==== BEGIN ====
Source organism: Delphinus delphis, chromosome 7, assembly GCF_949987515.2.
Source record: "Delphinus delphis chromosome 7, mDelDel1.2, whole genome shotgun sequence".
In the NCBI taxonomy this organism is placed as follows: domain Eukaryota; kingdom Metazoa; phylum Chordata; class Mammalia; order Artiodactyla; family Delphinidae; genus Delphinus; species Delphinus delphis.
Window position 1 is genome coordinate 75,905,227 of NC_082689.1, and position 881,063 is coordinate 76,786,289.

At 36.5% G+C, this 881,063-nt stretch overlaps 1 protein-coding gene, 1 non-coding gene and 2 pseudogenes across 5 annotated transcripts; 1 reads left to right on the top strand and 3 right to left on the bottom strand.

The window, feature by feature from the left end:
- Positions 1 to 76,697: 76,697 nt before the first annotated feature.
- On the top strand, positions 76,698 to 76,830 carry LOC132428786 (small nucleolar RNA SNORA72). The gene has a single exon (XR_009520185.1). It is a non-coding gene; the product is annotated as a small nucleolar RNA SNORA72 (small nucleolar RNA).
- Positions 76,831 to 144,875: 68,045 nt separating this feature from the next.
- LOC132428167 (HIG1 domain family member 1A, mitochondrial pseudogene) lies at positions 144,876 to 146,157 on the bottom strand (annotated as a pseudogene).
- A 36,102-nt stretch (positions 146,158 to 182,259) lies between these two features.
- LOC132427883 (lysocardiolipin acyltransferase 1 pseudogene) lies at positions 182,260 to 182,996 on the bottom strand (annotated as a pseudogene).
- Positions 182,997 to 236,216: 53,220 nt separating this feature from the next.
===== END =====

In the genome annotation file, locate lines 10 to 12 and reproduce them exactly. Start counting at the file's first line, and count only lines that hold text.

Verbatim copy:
- LOC132428167 (HIG1 domain family member 1A, mitochondrial pseudogene) lies at positions 144,876 to 146,157 on the bottom strand (annotated as a pseudogene).
- A 36,102-nt stretch (positions 146,158 to 182,259) lies between these two features.
- LOC132427883 (lysocardiolipin acyltransferase 1 pseudogene) lies at positions 182,260 to 182,996 on the bottom strand (annotated as a pseudogene).